As the bombardment of Kosovo continued, the Internet hummed with anti-war activity. E-mails flew far and wide. And, like guerrilla soldiers, Web sites of varying quality emerged from the undergrowth.
One morning a few days ago, I caught up with the site's webmaster, Eric Garris, 45, at his home in Sunnyvale, Calif. He was getting ready to go to his day job at NurseWeek magazine, a biweekly publication for nurses. "What we've found," Garris said by phone, "is that even though there are so many anti-war information sources, much of it is not comprehensive. Major media is not covering a lot of viewpoints."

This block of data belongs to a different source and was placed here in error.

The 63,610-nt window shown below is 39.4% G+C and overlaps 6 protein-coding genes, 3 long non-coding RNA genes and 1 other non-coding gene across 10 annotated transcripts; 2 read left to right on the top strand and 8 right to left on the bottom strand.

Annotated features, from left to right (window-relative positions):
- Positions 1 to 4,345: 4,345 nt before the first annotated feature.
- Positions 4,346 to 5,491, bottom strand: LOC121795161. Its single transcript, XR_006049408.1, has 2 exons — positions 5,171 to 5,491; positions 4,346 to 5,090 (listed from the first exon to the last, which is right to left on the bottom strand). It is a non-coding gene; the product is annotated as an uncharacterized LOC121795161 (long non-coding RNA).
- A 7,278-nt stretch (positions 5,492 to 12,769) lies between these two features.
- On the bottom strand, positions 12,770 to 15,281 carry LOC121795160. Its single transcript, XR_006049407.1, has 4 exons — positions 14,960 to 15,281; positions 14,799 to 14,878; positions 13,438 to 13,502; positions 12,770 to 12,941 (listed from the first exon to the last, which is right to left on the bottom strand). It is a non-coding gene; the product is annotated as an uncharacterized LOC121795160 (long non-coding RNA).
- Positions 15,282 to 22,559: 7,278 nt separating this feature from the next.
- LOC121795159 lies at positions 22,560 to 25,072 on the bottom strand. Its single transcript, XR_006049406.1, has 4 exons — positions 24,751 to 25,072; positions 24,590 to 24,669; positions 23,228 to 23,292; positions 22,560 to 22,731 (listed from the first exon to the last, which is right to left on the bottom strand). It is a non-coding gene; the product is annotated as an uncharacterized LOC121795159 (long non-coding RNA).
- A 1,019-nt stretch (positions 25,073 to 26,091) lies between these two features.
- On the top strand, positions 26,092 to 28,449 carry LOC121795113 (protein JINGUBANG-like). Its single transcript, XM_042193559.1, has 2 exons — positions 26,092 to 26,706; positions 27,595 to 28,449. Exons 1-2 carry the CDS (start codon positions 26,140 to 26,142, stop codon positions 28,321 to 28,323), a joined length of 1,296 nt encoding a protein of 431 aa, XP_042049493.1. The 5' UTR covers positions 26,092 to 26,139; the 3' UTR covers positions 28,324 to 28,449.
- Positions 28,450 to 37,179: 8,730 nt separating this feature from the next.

Other things have shifted, too, Garris said. "The anti-war movement has now changed shapes. I was a draft resister during the Vietnam war. I was obviously a leftist." Now he sees much of the left abandoning its anti-military stance and being in favor of this war. "And I see many people on the right sounding like the anti-war activists of the '60s and '70s. I'm now a Republican."
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